14 Mar 2020

CACC Calls and Resources for COVID-19

Updated 3/31/20

A note from California Campus Compact:

CACC staff are working from home, but we are all accessible by phone and email. Below are opportunities to connect and share resources.  Additionally, we have provided links to various online resources to support you in a myriad of ways. We hope you find these helpful. New resources are highlighted in BLUE so you can keep track of new additions.

Connecting with California Campus Compact

We know that this is a stressful and challenging time on so many levels.  At this time of increased “social isolation”, we want to provide opportunities to connect virtually. We invite you to join in on the upcoming Zoom calls. No need to sign up – just call in when you can make it. If you wish to connect one-on-one, please just send an email (elaine@cacampuscopact.org) and we can set up a time.

Tuesday March 31, 2020
12:30 pm – 2 pm

https://csueb.zoom.us/j/406625665
Meeting ID: 406 625 665
Call in: +16699006833,,406625665# US

Thursday April 2, 2020
10 am – 11:30 am

https://csueb.zoom.us/j/353035511
Meeting ID: 353 035 511
Call in: +16699006833,,353035511# US

RESOURCES ORGANIZED BY CATEGORY

GENERAL OPPORTUNITIES TO CONNECT:

  • Going forward, Iowa & Minnesota Campus Compact will host a weekly virtual discussion on this topic every Friday at 2:30 pm central time for resource-sharing, ideas, and camaraderie. Register to join here. All Campus Compact members welcome.

GENERAL COVID-19 and HIGHER EDUCATION RESOURCES: 

  • NEW!!!The Institute for College Access & Success – Resource list for Student Loan Borrowers –  tools and advice for students and borrowers impacted by the Coronavirus.  
  • NEW!! COMPACT MEMBERS MOBILIZING FOR COMMUNITIES IN A TIME OF CRISIS – please read the latest blog post from Campus Compact president Andrew Seligsohn
  • NEW!! Campus Compact is seeking contributions from you – MUTUAL AID MOMENTS!   Mutual aid systems are an essential aspect of human life. They are hyper-local systems of community support in which community members take responsibility for each other to ensure that everyone’s immediate needs are met.  Please share your examples.
  • Iowa/Minnesota Campus Compact created a blog post that is being updated regularly: this is a helpful post regarding strategies engaged campuses can take, with some targeted guidance for partners.
  • Northeastern University created an online resource page for SL faculty related to COVID-19.  They are updating it regularly.  Find it here.
  • Campus Compact for Virginia created a webpage with some resources

HIGHER EDUCATION LEADERSHIP: 

DIVERSITY, ANTI-RACISM RESOURCES:

ONLINE SERVICE & SERVICE-LEARNING RESOURCES:

  • NEW!!! Zoom blog: How to keep the Party-crashers from crashing your zoom event. (see above in Diversity section for other zoom tips)
  • The Chronicle of Higher Education posted the helpful article Going on online in a hurry: what to do and where to start: – it outlines 6 steps to help instructors kick-start their thinking as they are moving online. These seem like they could be modified to be more responsive to SLCE.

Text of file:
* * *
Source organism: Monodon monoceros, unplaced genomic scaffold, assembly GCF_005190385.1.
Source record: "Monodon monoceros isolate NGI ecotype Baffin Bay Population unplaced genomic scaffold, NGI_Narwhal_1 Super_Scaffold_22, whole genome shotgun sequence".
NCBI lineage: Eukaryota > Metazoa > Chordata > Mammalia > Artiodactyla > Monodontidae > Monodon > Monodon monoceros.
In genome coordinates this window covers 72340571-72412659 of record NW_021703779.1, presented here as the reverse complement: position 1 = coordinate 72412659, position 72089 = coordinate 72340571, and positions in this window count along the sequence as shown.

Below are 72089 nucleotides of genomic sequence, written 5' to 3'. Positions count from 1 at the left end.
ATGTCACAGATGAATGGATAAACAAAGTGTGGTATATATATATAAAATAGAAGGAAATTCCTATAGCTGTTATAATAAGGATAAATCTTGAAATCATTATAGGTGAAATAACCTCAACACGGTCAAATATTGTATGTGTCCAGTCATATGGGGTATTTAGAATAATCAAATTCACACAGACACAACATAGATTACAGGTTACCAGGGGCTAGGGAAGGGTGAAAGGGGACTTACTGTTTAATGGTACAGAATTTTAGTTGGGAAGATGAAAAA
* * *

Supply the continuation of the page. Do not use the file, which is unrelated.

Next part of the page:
• The AmeriCorps site has a useful guide that they use with their grantees, project partners, members and volunteers. Their teleservice policy may be helpful for some types of student/partner situations.  CACC has an example of a form that you can use – contact Elaine if you would like her to send it to you.
  • Download this free Chronicle collection for must-read advice guides and opinion pieces on online learning. You’ll get the insight and analysis needed to make the adjustment to teaching a full roster of courses online, if that time comes.
  • Teaching in Times of Crisis: a blog put together at Vanderbilt in the wake of 9/11 also has useful information about engaging students in processing their own/those closest to them experiences and engagement with crises [in this case the Pandemic].
  • Accessible Teaching in the Time of COVID – 19: another blog; doesn’t address community-based experiences specifically rather it is focused on disability and access issues. One of the helpful recommendations among many in this posting was to consider conducting a syllabus hack-a-thon or design charrette. Instructors can distribute mid-semester course evaluations and ask students to collaborate in small groups (accessed digitally) to participate in hacking and tinkering with the educational process. Use the opportunity for course redesign to teach them valuable lessons related to project/course topic. This could easily be adapted for use re: service and experiential learning or civic learning.
  • Center for Civic Reflection: use one of the discussion plans, facilitator summaries and additional resources available to engage students in reflective dialogue on a range of topic with the current crisis as the source of experience.
  • Jon Westover (Utah Valley University) offered a link to his recent Advance HE webinar on doing service-learning in an online class.
  • Community-Engaged Teaching during Suspension of Face-to-Face Classes – Michael Valliant, Director,  IU Service-Learning Program, Center for Innovative Teaching and Learning (CITL), IU Bloomington
  • Continuing community engaged teaching during COVID-19 – IUPUI Center for Service & Learning
  • Community-Based Learning and COVID-10 – Jennifer Alkezweeny,  Teaching, Learning, and Engagement Associate, Portland State University
  • Teaching an Online Social Action Course webinar 3/13/20 – Bonner Foundation

SPECIFIC EXAMPLES & CASE STUDIES 

EMOTIONAL SUPPORT & OTHER RESOURCES

UPCOMING WEBINARS & DIALOGUES:

Thank you to our Campus Compact colleagues, Mary Price (IUPUI), Jon Westover (UVU), NCDD, and the Higher Education Service Learning Listserv for several of these contributions.